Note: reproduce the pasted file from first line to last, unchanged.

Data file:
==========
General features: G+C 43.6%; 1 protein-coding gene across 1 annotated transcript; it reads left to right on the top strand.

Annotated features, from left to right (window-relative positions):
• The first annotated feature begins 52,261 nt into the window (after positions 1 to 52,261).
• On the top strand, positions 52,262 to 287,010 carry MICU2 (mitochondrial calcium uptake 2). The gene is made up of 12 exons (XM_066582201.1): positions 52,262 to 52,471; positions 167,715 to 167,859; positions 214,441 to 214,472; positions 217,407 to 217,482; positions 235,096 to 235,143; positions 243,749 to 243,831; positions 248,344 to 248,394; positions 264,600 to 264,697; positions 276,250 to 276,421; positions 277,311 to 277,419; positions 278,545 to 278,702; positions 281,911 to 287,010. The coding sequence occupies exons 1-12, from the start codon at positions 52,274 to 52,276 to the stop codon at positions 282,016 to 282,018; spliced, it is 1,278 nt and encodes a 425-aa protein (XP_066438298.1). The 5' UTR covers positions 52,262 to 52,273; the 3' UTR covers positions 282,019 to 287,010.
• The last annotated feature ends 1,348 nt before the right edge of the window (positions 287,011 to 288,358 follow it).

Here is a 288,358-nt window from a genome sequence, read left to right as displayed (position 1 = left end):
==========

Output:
General features: G+C 43.6%; 1 protein-coding gene across 1 annotated transcript; it reads left to right on the top strand.

Annotated features, from left to right (window-relative positions):
• The first annotated feature begins 52,261 nt into the window (after positions 1 to 52,261).
• On the top strand, positions 52,262 to 287,010 carry MICU2 (mitochondrial calcium uptake 2). The gene is made up of 12 exons (XM_066582201.1): positions 52,262 to 52,471; positions 167,715 to 167,859; positions 214,441 to 214,472; positions 217,407 to 217,482; positions 235,096 to 235,143; positions 243,749 to 243,831; positions 248,344 to 248,394; positions 264,600 to 264,697; positions 276,250 to 276,421; positions 277,311 to 277,419; positions 278,545 to 278,702; positions 281,911 to 287,010. The coding sequence occupies exons 1-12, from the start codon at positions 52,274 to 52,276 to the stop codon at positions 282,016 to 282,018; spliced, it is 1,278 nt and encodes a 425-aa protein (XP_066438298.1). The 5' UTR covers positions 52,262 to 52,273; the 3' UTR covers positions 282,019 to 287,010.
• The last annotated feature ends 1,348 nt before the right edge of the window (positions 287,011 to 288,358 follow it).

Here is a 288,358-nt window from a genome sequence, read left to right as displayed (position 1 = left end):